Company director caused finance firm to lose £177,000

The Insolvency Service made a successful application to have Terence Coventry's bankruptcy restrictions extended to seven years.
The Insolvency Service made a successful application to have Terence Coventry's bankruptcy restrictions extended to seven years.

A company boss from Gainsborough has had his bankruptcy restrictions extended for his role in a finance firm losing more than £177,000.

Terence Coventry, 39, was appointed the sole director of Alliance Traffic Services Ltd in April, 2016.

It was a business that specialised in the management of traffic and pedestrians, including at major events.

However, it went bust after Mr Coventry’s “conduct in running the business fell well below the standards required”, a court heard.

Only a month after taking charge, Mr Coventry entered Alliance Traffic Services into a factoring agreement, which he personally guaranteed.

The terms of the agreement were that an independent finance company would buy his firm’s invoices in return for advanced finances.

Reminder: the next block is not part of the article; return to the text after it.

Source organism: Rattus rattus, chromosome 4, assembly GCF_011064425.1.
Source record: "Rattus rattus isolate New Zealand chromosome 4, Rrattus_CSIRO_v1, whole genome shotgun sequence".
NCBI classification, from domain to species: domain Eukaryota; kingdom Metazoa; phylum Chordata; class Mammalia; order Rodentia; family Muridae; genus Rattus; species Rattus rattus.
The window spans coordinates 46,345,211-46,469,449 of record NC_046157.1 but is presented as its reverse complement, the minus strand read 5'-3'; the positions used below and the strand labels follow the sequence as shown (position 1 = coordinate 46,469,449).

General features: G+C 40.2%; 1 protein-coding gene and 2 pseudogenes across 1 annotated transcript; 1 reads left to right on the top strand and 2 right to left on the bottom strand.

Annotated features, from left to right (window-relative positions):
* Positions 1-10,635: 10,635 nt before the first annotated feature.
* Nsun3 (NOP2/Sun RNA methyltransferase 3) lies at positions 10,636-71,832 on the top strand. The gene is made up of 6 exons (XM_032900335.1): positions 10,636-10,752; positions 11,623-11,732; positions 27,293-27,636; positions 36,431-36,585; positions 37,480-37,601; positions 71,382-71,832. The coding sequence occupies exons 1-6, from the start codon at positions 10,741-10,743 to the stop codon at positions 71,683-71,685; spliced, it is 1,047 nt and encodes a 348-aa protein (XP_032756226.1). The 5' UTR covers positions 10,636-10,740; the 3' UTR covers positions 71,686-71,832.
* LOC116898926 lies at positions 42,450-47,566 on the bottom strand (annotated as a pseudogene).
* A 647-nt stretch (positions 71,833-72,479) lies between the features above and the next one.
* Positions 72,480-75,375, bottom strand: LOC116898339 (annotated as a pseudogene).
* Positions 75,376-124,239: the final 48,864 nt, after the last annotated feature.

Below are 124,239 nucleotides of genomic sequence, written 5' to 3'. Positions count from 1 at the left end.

However, Lincoln County Court was told that Mr Coventry abused his position of trust as a director and caused Alliance Traffic Services to breach the terms and conditions of the agreement.

He failed to ensure sales invoices were correctly produced, and some customers paid money directly to the firm’s bank account even though it was due to the independent finance company, which duly lost more than £177,000.

Alliance Traffic Services duly went into compulsory liquidation and was wound up in November, 2017.

With a substantial shortfall owed, the finance company made claims against guarantees Mr Coventry was personally liable for and, in January, 2018, he was made bankrupt as he could not afford to pay the debt.

Bankruptcy restrictions typically last for 12 months. But the Insolvency Service has now successfully applied to the court for Mr Coventry’s to be extended to seven years because of his abuse of trust.

Gerard O’Hare, official receiver for the Insolvency Service, said: “Mr Coventry’s conduct in running the company fell well below the standards required of an individual in business, and this led to his insolvency.

“The seven-year restriction should help to protect the business community and serve as a warning to others not to act in this way.”